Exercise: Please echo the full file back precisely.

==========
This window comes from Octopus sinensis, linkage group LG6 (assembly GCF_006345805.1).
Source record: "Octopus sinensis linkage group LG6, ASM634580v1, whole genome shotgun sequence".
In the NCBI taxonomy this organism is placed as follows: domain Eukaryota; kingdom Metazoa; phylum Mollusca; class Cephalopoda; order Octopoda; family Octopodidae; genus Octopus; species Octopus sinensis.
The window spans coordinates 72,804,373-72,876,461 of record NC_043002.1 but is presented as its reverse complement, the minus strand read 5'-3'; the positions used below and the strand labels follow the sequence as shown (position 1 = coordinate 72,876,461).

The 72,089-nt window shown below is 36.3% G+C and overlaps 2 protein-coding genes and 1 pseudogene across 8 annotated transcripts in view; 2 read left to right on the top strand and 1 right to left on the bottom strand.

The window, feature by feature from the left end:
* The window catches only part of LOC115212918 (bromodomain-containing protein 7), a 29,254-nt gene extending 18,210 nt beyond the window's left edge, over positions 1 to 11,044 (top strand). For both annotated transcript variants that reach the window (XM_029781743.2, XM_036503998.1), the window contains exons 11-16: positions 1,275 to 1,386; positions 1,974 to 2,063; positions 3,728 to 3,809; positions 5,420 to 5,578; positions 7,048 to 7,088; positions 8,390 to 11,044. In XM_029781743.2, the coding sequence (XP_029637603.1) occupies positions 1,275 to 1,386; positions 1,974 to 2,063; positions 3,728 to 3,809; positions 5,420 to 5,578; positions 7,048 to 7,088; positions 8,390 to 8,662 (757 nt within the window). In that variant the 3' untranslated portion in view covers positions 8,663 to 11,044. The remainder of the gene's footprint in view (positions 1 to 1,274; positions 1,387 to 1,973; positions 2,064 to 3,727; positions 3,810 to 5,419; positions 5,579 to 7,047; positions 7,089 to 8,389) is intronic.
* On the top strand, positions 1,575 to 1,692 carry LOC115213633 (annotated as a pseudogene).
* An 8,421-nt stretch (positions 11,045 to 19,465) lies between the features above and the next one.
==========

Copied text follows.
This window comes from Octopus sinensis, linkage group LG6 (assembly GCF_006345805.1).
Source record: "Octopus sinensis linkage group LG6, ASM634580v1, whole genome shotgun sequence".
In the NCBI taxonomy this organism is placed as follows: domain Eukaryota; kingdom Metazoa; phylum Mollusca; class Cephalopoda; order Octopoda; family Octopodidae; genus Octopus; species Octopus sinensis.
The window spans coordinates 72,804,373-72,876,461 of record NC_043002.1 but is presented as its reverse complement, the minus strand read 5'-3'; the positions used below and the strand labels follow the sequence as shown (position 1 = coordinate 72,876,461).

The 72,089-nt window shown below is 36.3% G+C and overlaps 2 protein-coding genes and 1 pseudogene across 8 annotated transcripts in view; 2 read left to right on the top strand and 1 right to left on the bottom strand.

The window, feature by feature from the left end:
* The window catches only part of LOC115212918 (bromodomain-containing protein 7), a 29,254-nt gene extending 18,210 nt beyond the window's left edge, over positions 1 to 11,044 (top strand). For both annotated transcript variants that reach the window (XM_029781743.2, XM_036503998.1), the window contains exons 11-16: positions 1,275 to 1,386; positions 1,974 to 2,063; positions 3,728 to 3,809; positions 5,420 to 5,578; positions 7,048 to 7,088; positions 8,390 to 11,044. In XM_029781743.2, the coding sequence (XP_029637603.1) occupies positions 1,275 to 1,386; positions 1,974 to 2,063; positions 3,728 to 3,809; positions 5,420 to 5,578; positions 7,048 to 7,088; positions 8,390 to 8,662 (757 nt within the window). In that variant the 3' untranslated portion in view covers positions 8,663 to 11,044. The remainder of the gene's footprint in view (positions 1 to 1,274; positions 1,387 to 1,973; positions 2,064 to 3,727; positions 3,810 to 5,419; positions 5,579 to 7,047; positions 7,089 to 8,389) is intronic.
* On the top strand, positions 1,575 to 1,692 carry LOC115213633 (annotated as a pseudogene).
* An 8,421-nt stretch (positions 11,045 to 19,465) lies between the features above and the next one.